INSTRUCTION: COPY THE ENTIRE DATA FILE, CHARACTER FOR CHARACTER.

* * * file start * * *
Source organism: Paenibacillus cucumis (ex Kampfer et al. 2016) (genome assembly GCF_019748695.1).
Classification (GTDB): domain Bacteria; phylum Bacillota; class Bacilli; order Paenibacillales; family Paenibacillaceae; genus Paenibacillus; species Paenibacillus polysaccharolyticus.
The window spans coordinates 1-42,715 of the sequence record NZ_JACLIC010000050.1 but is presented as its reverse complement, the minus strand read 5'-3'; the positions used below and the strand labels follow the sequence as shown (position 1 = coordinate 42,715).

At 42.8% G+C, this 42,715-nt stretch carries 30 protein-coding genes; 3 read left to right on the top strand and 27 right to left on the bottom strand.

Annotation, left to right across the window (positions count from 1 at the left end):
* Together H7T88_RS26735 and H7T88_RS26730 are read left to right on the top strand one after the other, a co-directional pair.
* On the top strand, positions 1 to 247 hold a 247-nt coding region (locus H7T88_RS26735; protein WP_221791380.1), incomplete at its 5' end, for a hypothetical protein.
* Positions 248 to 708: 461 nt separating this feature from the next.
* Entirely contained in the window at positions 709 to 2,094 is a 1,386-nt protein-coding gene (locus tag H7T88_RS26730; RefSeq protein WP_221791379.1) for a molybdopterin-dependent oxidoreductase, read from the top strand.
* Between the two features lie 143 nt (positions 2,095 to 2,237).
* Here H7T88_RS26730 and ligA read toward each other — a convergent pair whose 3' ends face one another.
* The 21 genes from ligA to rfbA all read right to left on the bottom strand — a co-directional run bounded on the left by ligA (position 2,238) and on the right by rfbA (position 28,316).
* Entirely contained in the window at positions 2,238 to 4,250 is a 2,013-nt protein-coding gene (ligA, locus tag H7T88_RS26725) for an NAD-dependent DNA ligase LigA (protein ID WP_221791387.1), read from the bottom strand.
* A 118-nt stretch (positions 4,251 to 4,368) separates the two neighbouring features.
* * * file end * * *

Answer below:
Source organism: Paenibacillus cucumis (ex Kampfer et al. 2016) (genome assembly GCF_019748695.1).
Classification (GTDB): domain Bacteria; phylum Bacillota; class Bacilli; order Paenibacillales; family Paenibacillaceae; genus Paenibacillus; species Paenibacillus polysaccharolyticus.
The window spans coordinates 1-42,715 of the sequence record NZ_JACLIC010000050.1 but is presented as its reverse complement, the minus strand read 5'-3'; the positions used below and the strand labels follow the sequence as shown (position 1 = coordinate 42,715).

At 42.8% G+C, this 42,715-nt stretch carries 30 protein-coding genes; 3 read left to right on the top strand and 27 right to left on the bottom strand.

Annotation, left to right across the window (positions count from 1 at the left end):
* Together H7T88_RS26735 and H7T88_RS26730 are read left to right on the top strand one after the other, a co-directional pair.
* On the top strand, positions 1 to 247 hold a 247-nt coding region (locus H7T88_RS26735; protein WP_221791380.1), incomplete at its 5' end, for a hypothetical protein.
* Positions 248 to 708: 461 nt separating this feature from the next.
* Entirely contained in the window at positions 709 to 2,094 is a 1,386-nt protein-coding gene (locus tag H7T88_RS26730; RefSeq protein WP_221791379.1) for a molybdopterin-dependent oxidoreductase, read from the top strand.
* Between the two features lie 143 nt (positions 2,095 to 2,237).
* Here H7T88_RS26730 and ligA read toward each other — a convergent pair whose 3' ends face one another.
* The 21 genes from ligA to rfbA all read right to left on the bottom strand — a co-directional run bounded on the left by ligA (position 2,238) and on the right by rfbA (position 28,316).
* Entirely contained in the window at positions 2,238 to 4,250 is a 2,013-nt protein-coding gene (ligA, locus tag H7T88_RS26725) for an NAD-dependent DNA ligase LigA (protein ID WP_221791387.1), read from the bottom strand.
* A 118-nt stretch (positions 4,251 to 4,368) separates the two neighbouring features.